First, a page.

education in a course of study relating to law enforcement.
       (2) Annual cap on amount reimbursed.--The amount paid as a 
     reimbursement under the program established under this 
     subsection with respect to any individual may not exceed 
     $3,000 during any year.
       (3) Approval of regulations.--The program established under 
     this subsection shall take effect upon the approval of the 
     regulations promulgated by the Capitol Police Board to carry 
     out the program by the Committee on House Administration of 
     the House of Representatives and the Committee on Rules and 
     Administration of the Senate.
       (b) Bonus Payments for Completion of Degree.--The Capitol 
     Police Board may make a one-time bonus payment in an amount 
     not to exceed $500 to any officer or member who participates 
     in the program established under subsection (a) upon the 
     officer's or member's completion of the course of study 
     involved.

     SEC. 8. BONUS PAYMENTS FOR OFFICERS AND EMPLOYEES WHO RECRUIT 
                   NEW OFFICERS.

       (a) In General.--The Capitol Police Board may make a one-
     time bonus payment in an amount not to exceed $500 to any 
     officer, member, or civilian employee of the Capitol Police 
     who recruits another individual to serve as an officer or 
     member of the Capitol Police.
       (b) Exemption of Recruitment Officers.--No payment may be 
     made under subsection (a) to any officer, member, or civilian 
     employee who carries out recruiting activities for the 
     Capitol Police as part of the individual's official 
     responsibilities.
       (c) Timing.--No payment may be made under subsection (a) 
     with respect to an individual recruited to serve as an 
     officer or member of the Capitol Police until the individual 
     completes the training required for new officers or members 
     and is sworn in as an officer or member.

     SEC. 9. DEPOSIT OF CERTAIN FUNDS RELATING TO THE CAPITOL 
                   POLICE.

       (a) In General.--
       (1) Disposal of property.--Any funds from the proceeds of 
     the disposal of property of the Capitol Police shall be 
     deposited in the United States Treasury for credit to the 
     appropriation for ``general expenses'' under the heading 
     ``Capitol Police Board'', or ``security enhancements'' under 
     the heading ``Capitol Police Board''.
       (2) Compensation.--Any funds for compensation for damage 
     to, or loss of, property of the Capitol Police, including any 
     insurance payment or payment made by an officer or civilian 
     employee of the Capitol Police for such compensation, shall 
     be deposited in the United States Treasury for credit to the 
     appropriation for ``general expenses'' under the heading 
     ``Capitol Police Board''.
       (3) Reimbursement for services provided to governments.--
     Any funds from reimbursement made by another entity of the 
     Federal government or by any State or local government for 
     assistance provided by the Capitol Police shall be deposited 
     in the United States Treasury for credit to the appropriation 
     for ``general expenses'' under the heading ``Capitol Police 
     Board''.
       (b) Expenditures.--Funds deposited under subsection (a) may 
     be expended by the Capitol Police Board for any authorized 
     purpose (subject to the approval of the Committee on House 
     Administration of the House of Representatives and the 
     Committee on Rules and Administration of the Senate) and 
     shall remain available until expended.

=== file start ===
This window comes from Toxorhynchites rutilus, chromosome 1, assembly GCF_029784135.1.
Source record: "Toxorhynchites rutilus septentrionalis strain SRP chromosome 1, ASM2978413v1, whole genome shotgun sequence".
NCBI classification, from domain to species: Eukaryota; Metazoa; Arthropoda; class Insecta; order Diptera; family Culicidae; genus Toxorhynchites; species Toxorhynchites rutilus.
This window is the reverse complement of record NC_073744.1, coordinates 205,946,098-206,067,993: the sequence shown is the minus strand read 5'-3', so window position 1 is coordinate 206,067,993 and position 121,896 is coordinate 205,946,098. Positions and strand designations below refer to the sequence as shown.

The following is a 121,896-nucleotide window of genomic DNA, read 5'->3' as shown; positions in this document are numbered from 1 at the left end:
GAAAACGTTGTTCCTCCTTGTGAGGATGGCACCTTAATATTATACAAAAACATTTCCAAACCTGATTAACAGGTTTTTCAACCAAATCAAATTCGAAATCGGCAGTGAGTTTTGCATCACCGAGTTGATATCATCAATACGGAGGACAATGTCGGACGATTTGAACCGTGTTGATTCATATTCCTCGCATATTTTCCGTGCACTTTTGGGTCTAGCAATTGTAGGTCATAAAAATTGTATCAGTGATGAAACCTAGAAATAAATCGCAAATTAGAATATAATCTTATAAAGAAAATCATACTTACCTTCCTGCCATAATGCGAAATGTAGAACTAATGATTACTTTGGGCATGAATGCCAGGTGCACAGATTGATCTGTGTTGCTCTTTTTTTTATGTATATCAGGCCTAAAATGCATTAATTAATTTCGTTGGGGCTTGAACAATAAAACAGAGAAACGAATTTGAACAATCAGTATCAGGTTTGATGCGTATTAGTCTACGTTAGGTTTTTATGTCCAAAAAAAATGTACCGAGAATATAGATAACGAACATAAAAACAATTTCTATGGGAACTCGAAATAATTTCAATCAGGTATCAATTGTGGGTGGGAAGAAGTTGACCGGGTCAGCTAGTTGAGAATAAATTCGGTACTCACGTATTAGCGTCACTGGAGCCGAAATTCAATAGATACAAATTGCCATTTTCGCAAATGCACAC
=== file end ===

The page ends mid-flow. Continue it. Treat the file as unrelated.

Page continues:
(c) Effective Date.--This section shall apply with respect 
     to fiscal year 2003 and each succeeding fiscal year.

     SEC. 10. INCREASE IN NUMBER OF AUTHORIZED POSITIONS.

       Effective with respect to fiscal year 2002 and each fiscal 
     year thereafter, the total number of full-time equivalent 
     positions of the United States Capitol Police (including 
     positions for members of the Capitol Police and civilian 
     employees) may not exceed 1,981 positions.

     SEC. 11. DISPOSAL OF FIREARMS.

       The disposal of firearms by officers and members of the 
     United States Capitol Police shall be carried out in 
     accordance with regulations promulgated by the Capitol Police 
     Board and approved by the Committee on Rules and 
     Administration of the Senate and the Committee on House 
     Administration of the House of Representatives.

     SEC. 12. USE OF VEHICLES TO TRANSPORT POLICE DOGS.

       Notwithstanding any other provision of law, an officer of 
     the United States Capitol Police who works with a police dog 
     and who is responsible for the care of the dog during non-
     working hours may use an official Capitol Police vehicle when 
     the officer is accompanied by the dog to travel between the 
     officer's residence and duty station and to otherwise carry 
     out official duties.

     SEC. 13. SENSE OF CONGRESS ON MANAGEMENT OF CAPITOL POLICE.

       It is the sense of Congress that, to the greatest extent 
     possible consistent with the mission of the Capitol Police, 
     the chief of the Capitol Police should seek to deploy the 
     human and other resources of the Police in a manner 
     maximizing opportunities for individual officers to be 
     trained for, and to acquire and maintain proficiency in, all 
     aspects of the Police's responsibilities, and to rotate 
     regularly among different posts and duties, in order to 
     utilize fully the skills and talents of officers, enhance the 
     appeal of their work, and ensure the highest state of 
     readiness.

     SEC. 14. AUTHORIZATION OF APPROPRIATIONS.

       There are authorized to be appropriated for fiscal year 
     2003 and each succeeding fiscal year such sums as may be 
     necessary to carry out this Act and the amendments made by 
     this Act.

     SEC. 15. EFFECTIVE DATE.

       Except as otherwise provided, this Act and the amendments 
     made by this Act shall apply with respect to pay periods 
     occurring during fiscal year 2003 and each succeeding fiscal 
     year.

  The bill was ordered to be engrossed and read a third time, was read 
the third time, and passed, and a motion to reconsider was laid on the 
table.

                          ____________________